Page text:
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Times of India
Vaisakham is essentially a love story peppered with drama that tries to uplift relationships in a rather run-of-the- mill set-up.
Venu (Harish) is the guy that every mother warns their daughter about. He doesn’t visit his ailing mother (Eswari Rao), who is paralysed; and is a nightmare to the residents of the apartment he stays in.
Bhanumathi (Avantika) is on the lookout for a suitable facility to start a beauty salon and finds Venu’s apartment apt to set up her business. Much to the viewers’ expectations, a cat and mouse chase ensues and lead pair ends up falling in love.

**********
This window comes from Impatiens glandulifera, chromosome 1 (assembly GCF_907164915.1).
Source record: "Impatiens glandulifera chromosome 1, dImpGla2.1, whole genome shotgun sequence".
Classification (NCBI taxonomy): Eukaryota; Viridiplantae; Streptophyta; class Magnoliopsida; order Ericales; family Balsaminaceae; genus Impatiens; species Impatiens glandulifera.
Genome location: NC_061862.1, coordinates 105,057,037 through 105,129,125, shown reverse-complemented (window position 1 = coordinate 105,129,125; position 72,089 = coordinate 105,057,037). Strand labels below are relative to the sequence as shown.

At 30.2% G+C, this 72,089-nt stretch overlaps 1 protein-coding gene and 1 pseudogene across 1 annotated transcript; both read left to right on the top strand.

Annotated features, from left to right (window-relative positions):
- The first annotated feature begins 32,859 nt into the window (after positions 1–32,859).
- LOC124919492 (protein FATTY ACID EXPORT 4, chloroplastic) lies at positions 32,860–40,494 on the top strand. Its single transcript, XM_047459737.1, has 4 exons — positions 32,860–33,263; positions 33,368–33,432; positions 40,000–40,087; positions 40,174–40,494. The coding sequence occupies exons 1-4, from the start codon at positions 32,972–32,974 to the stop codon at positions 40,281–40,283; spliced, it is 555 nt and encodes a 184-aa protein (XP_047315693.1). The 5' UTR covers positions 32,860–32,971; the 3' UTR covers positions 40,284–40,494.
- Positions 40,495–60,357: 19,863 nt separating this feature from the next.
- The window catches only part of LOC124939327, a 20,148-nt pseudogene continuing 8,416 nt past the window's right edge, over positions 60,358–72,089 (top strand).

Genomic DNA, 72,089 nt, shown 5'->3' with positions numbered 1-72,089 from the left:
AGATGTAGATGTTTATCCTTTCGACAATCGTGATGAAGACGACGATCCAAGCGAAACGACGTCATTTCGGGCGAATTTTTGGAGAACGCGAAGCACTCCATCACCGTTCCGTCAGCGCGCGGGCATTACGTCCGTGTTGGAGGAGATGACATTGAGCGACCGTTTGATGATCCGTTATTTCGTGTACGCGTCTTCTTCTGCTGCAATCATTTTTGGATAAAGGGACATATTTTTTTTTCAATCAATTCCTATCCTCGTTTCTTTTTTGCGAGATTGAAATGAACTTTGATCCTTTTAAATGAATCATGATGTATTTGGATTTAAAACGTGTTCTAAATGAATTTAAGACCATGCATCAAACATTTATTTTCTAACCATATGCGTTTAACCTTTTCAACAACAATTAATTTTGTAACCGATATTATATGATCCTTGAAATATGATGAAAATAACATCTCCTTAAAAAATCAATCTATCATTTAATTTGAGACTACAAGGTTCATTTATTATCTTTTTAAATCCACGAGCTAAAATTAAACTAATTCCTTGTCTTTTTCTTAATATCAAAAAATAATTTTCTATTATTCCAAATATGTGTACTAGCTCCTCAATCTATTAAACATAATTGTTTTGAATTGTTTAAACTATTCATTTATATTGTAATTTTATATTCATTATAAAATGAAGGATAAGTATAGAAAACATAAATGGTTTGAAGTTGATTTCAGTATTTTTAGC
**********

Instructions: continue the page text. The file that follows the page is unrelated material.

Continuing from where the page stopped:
The first half of the film has been stretched to only establish the love story between the two, with little novelty on offer. Respite from the mundane love track comes in the form of songs, which showcase Harish’s impressive moves.
Only after the intermission does the real story start to unravel, and the pace is reasonably fast too. Director B Jaya wanted Vaisakham to draw crowds for its romantic appeal that was depicted through the promotional material, but the film has more to offer than just the love story. The emphasis is more on human relationships in general.
The film scores in terms of music, set-up and visuals. However, it has nothing compelling to write home about. Watch it if you want to enjoy the songs on the big screen.